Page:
The Internet of Things holds the future of numerous industries and consumer goods within its grasp. Demand for connectivity among consumers is rising, and businesses now wonder whether their market is ripe for smart, connected products. The answer depends in great part on location. It’s no shock that developed regions garner the lion’s share of the IoT market. What is surprising, though, is how much market success relates to decisions made by governmental agencies as much as it does with consumers’ standard of living or levels of disposable income.
The U.S. Government is pushing spending on IoT manufacturing technologies
Governments are rapidly getting on board the Internet of Things. The Pentagon, for example, has led U.S. spending on IoT sensors in the last four years. The State Department recently awarded a contract to create an IoT platform that will control sensors and energy use across its 22,000 buildings around the world. The interest in smart products also flows down to the state level, as evinced by President Barack Obama’s decision to make Los Angeles his administration’s ninth U.S. manufacturing hub and one of the first to focus on “smart sensors and digital process controls.” The hub, entitled the Smart Manufacturing Innovation Institute, will integrate smart capabilities into commercial manufacturing processes via an open-source digital platform, directly impacting product manufacturing in America.
IoT platforms such as these are creating ecosystems that enable business managers, developers and vendors to communicate and partner more easily, making smart products more viable on a large scale.
The U.S. and North America is leading the world in IoT revenue
The move to smart technologies is more than a search for new, ecologically sustainable and cost-effective manufacturing methods. It’s also a move to keep U.S. products competitive. Nearly two-thirds of decision-makers surveyed by IDC were aware of the inherent value in IoT. Furthermore, surveys show that North America as a whole leads the world in IoT revenue and product usage.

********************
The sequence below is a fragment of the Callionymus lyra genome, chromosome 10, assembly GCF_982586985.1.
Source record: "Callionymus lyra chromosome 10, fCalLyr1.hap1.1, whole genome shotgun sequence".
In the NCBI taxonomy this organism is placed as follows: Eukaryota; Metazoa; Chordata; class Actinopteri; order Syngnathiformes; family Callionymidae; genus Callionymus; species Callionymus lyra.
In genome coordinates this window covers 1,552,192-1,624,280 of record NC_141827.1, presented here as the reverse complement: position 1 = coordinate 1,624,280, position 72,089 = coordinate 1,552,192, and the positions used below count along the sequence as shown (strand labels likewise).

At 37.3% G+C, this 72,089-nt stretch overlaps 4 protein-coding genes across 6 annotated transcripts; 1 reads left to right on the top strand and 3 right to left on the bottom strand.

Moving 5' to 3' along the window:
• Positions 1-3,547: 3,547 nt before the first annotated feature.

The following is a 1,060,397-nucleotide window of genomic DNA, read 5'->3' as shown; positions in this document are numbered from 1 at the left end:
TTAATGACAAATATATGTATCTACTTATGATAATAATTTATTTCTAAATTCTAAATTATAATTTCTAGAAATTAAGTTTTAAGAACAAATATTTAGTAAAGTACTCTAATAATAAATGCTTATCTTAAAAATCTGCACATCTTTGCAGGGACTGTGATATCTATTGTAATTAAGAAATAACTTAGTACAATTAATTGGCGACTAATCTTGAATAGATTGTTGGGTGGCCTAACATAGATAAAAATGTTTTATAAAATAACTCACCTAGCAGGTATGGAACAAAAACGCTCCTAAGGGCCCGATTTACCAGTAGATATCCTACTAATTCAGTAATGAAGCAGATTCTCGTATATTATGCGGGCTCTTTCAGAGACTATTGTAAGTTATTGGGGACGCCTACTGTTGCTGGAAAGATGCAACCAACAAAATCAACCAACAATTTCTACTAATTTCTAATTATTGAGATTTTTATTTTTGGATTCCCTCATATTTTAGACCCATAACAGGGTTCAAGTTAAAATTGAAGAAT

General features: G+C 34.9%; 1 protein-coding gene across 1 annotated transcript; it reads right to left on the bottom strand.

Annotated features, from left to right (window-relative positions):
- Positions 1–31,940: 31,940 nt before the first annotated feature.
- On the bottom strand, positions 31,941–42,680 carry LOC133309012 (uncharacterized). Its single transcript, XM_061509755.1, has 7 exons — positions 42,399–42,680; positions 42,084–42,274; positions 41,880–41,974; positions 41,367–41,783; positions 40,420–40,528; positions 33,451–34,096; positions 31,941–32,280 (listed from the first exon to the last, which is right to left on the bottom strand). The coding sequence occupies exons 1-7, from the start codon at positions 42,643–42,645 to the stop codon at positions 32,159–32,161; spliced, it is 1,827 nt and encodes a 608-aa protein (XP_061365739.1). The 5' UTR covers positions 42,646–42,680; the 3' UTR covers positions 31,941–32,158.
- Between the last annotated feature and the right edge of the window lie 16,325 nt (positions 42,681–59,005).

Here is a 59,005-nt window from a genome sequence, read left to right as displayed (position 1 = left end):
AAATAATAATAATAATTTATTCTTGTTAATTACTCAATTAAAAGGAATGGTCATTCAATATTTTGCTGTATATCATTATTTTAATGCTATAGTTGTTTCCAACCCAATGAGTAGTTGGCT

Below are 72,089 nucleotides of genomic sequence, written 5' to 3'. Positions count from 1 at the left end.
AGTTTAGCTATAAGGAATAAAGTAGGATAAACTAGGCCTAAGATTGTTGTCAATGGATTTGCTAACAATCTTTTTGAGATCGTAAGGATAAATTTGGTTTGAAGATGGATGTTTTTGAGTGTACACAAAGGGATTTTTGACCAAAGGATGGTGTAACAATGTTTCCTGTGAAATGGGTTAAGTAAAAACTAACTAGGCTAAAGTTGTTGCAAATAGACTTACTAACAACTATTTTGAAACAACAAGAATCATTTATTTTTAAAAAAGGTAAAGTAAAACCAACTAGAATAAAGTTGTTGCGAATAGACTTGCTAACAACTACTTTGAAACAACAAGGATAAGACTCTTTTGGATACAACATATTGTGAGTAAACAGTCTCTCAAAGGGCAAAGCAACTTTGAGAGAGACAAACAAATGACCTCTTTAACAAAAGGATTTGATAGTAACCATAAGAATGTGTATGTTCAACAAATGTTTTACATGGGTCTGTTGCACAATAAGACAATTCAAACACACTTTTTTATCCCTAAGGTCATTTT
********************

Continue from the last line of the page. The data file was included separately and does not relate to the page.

The possible sources of revenue and savings from smart products and IoT technology are endless. Morgan Stanley estimated that automated, driverless cars “will generate $1.3 trillion in savings” for the U.S. Cars, along with consumer goods and industry, are one of the largest opportunities for implementing smart, connected technology to revitalize products and increase sales and revenue.
Despite such a clear incentive to utilize IoT platforms and technology, some manufacturers are still hesitant to get on board with IoT due to fears about data and network security. Here, too, The U.S. government is taking up the reins to encourage IoT technology development and implementation. The U.S. Defense Department and DARPA are looking for new ways to monitor security through ‘low-resource, embedded” and IoT devices. The fact that a larger body is encouraging security developments in IoT will have a quick ripple effect that reaches private businesses and will encourage more companies to build smart products.
Judging by government decisions and research statistics, U.S. and North American dominance in IoT revenue and consumer demand is only growing. The efforts to add IoT to U.S. manufacturing infrastructure on the governmental level will directly impact the speed of IoT market penetration in America.